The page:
Happy Birthday to me!!!!!


My son gave me an early birthday wish yesterday. Even better, my daughter texted me telling me that she would Skype with me tonight after class. They all made my day a special one.

At office, my colleague bought cupcakes for me. Two emailed me birthday wish. The sunshine committee gave me a birthday card with good wishes from many colleagues. They all further warmed my heart.

Wish me happy and healthy in the long years to come…



Happy Birthday to me!


Like all weekend morning, I got up early to start my morning walk today. I consider the recent trip to Paris the best birthday gift that I could have, so I really don’t expect anything different today.

After I got back home, I went upstairs to wake up my daughter. I knew she wanted to watch Meet-the-press Sunday morning show at 9 AM. As soon as she woke up, she shouted out “Happy Birthday!” That was a real joyful moment.

After breakfast, they asked me where I wanted to go today, since today is my b-day. I said I wanted to go to Overland Park Arboretum and Botanical Gardens. So we went and, took some pictures and had some fun time.

My son woke up really late today. He called me around 2 PM to wish me happy birthday — another sweet moment of the day.

They went out to get a birthday cake for me. Instead, they came back with a blueberry pie, which is very delicious and more healthy than a cake.

I spent the day sorting through pictures that we took while we were in Paris from 9/1 to 9/9, and recording our activities there.

A happy, healthy day, I can’t think of anything else that I would expect.



Random thought on Mother’s Day


This year’s Mother’s Day came and went. I sent to a young relative of mine a video praising the unselfish love of mothers. He told me he already talked to his mother.

Mother’s day is once a year, but mother’s worries are 365 days per year. Very often people don’t realize this until they themselves become parents. I am no exception myself. This is not to blame them for not realizing this. This only states that fact that it takes certain years and experience to become mature and understanding.



Happy birthday to the best mom!


Happy birthday 09132014

On 9/9/2014, I told my daughter that “I must do something that will make both of you proud of.” Yes, I am still trying to be a good mom to both of them.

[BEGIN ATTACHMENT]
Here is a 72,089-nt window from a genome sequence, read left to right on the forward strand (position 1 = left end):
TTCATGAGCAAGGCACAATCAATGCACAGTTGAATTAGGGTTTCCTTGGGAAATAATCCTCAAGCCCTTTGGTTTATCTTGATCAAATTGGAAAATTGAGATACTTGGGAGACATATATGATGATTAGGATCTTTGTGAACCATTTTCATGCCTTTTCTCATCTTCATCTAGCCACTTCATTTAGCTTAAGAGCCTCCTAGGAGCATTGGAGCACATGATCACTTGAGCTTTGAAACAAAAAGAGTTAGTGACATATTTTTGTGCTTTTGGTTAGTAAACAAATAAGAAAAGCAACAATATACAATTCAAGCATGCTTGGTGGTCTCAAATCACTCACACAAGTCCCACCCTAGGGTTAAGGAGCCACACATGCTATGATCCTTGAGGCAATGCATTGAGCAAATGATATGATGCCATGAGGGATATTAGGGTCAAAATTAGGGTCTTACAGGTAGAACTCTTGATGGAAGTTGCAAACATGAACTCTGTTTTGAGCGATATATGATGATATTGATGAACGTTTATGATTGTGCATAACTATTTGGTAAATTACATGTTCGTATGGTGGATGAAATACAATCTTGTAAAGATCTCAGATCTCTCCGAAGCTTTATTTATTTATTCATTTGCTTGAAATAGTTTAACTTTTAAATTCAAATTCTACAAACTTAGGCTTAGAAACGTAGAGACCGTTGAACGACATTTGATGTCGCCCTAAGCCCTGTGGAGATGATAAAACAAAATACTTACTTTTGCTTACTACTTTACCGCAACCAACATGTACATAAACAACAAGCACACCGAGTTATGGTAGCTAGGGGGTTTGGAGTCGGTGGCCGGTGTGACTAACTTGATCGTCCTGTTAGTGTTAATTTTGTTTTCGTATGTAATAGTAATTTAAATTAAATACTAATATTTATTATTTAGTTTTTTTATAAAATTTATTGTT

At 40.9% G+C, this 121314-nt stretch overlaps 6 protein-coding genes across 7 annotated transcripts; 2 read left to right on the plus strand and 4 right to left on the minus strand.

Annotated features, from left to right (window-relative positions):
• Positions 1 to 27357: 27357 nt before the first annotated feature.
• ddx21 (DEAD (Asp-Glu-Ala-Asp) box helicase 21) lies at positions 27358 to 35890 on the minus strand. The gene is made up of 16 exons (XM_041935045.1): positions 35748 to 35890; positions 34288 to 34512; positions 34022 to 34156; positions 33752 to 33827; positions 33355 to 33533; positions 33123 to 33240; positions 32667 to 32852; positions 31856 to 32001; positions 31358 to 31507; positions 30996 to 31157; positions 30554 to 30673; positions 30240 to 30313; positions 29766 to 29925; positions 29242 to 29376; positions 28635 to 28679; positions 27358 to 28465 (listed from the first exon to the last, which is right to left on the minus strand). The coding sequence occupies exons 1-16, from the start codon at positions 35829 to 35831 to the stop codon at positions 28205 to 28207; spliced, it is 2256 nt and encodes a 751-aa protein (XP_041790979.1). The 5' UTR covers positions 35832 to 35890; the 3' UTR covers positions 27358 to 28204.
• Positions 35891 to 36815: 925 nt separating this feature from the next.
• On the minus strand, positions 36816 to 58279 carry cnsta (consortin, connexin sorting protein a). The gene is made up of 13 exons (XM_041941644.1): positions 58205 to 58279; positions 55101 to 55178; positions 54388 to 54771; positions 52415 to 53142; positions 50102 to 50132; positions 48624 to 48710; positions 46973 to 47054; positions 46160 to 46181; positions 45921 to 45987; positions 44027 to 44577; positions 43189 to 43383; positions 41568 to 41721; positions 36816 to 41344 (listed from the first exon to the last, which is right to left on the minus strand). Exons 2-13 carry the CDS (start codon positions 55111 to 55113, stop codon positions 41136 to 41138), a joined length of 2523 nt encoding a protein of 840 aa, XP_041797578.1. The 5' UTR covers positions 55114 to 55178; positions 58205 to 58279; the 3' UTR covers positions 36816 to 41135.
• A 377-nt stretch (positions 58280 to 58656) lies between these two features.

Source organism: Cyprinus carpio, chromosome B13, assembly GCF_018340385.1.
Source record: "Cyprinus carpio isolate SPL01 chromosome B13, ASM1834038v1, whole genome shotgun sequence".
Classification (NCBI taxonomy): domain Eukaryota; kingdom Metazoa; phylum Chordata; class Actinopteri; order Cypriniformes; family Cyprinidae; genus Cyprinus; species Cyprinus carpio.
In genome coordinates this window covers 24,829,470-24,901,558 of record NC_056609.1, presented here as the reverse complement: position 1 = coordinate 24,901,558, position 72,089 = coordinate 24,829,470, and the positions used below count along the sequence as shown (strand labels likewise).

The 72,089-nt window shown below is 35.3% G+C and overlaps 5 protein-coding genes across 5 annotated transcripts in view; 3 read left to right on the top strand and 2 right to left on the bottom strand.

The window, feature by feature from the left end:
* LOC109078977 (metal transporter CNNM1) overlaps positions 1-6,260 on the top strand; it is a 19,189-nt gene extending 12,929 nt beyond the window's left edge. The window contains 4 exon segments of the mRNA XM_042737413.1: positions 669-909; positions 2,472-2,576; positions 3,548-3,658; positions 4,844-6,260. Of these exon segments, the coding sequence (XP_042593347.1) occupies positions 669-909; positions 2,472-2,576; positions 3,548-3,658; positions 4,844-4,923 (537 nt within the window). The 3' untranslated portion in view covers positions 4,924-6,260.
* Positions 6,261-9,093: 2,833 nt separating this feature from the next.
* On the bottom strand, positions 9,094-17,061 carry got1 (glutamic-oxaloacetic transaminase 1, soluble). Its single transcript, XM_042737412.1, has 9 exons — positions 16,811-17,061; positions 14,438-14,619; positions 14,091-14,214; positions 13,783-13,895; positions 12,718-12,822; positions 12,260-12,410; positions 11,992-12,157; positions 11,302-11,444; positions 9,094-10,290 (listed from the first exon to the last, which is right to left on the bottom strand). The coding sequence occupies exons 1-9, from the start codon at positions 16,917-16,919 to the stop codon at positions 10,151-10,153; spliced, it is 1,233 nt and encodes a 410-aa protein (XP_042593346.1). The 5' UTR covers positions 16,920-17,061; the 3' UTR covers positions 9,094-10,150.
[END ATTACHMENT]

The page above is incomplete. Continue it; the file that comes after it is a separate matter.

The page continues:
Great New Year Resolutions for Moms


I read this article today, “8 New Year’s Resolutions All Parents Should Make in 2014.” I wish I could relive those years when my children were small, enjoy the time spent with them, and be a much more caring and wiser parent to them. Too bad time simply flies by before I have the time to appreciate what precious things that life has to offer. Hence, share with the readers.

#1. Slow down
This year I’ll take more deep breaths before raising my voice. I’ll stop telling him to hurry up and go faster. (Life goes fast enough.) I’ll slow everything – from my patience to my schedule to my outlook on life. This year I’ll slow down.

#2. Stop comparing yourself
This year I’ll stop comparing myself to strangers on the Internet, scripted characters on television, and whatever image I created in my head for a “good mom.” This year I’ll keep my eyes on my own life and stop letting assumptions and half truths cloud my perception.

#3. Shake off the “shoulds” and the scripts
This year I’ll shake off the “shoulds” that society imposes on us and take control of my own life.

#4. Be the person you want your child to be
This year I’ll frame my resolutions differently. I’ll think of the top 3 things I hope my son learns and embodies (authenticity, honesty, and kindness), and I’ll work on modeling those values. Because kids aren’t listening to what we’re telling them to do as much as they’re watching what we’re showing them to be.

#5. Focus on your health, not your appearance.
This year I’ll take a healthy approach to my resolutions. Instead of resolving to lose 10 lbs., I’ll resolve to exercise for my mood, eat healthy foods for the nutrients, and prioritize my health because there’s a little person who needs me to be healthy. Instead of looking in the mirror, grabbing my stomach skin and letting out a sigh, I’ll resolve to love my body in 2014.

#6. Make time for down-time.
This year I’ll stop looking at down-time as wasted time. This year I’ll shed the “work work work” mentality and prioritize things like sleeping, relaxing, and cuddling. Because I know that at the end of 2014, I’ll be glad I did.

#7. Live in the present more often.
This year I’ll consciously focus on living in the present moment and tuning into what’s happening right NOW. Too often we’re stuck on the hamster wheel of stress (future tense) and regret (past tense), but the real memories are happening right now.

#8. Take more photos and videos.
This year I’ll record more of the ordinary, non-filtered, non-styled moments. I’ll take photos for myself, not for Instagram. I’ll take more photos and videos to remind me of what life was really like in 2014.



A deadline could make you work more productively


Finally, on the last day of this October, I decided I must impose a deadline on myself for this CPHIMS exam. I told myself I would always feel not ready if I kept telling myself so and kept postponing it or if there is no deadline.

Right now I poured most of my off-work time on the preparation, putting aside everything else, like getting the house really ready for the children to come back home during Christmas holiday, like starting the project or art craft that I am so anxious to, like experimenting with plant propagation, like reading the books that I cannot put down, like contacting some friends, like writing here and other places, like getting myself healthier, etc.

Finally, on 10/31/2013, I took my courage in both hands and registered and paid for this exam, a hefty amount. Well, still not courageous enough when I gave myself three weeks to get ready and scheduled it on 11/22/2013, six days before Thanksgiving.

I have to get it behind me before Thanksgiving as I need time and the state of mind to get house ready for some friends to come over for that day.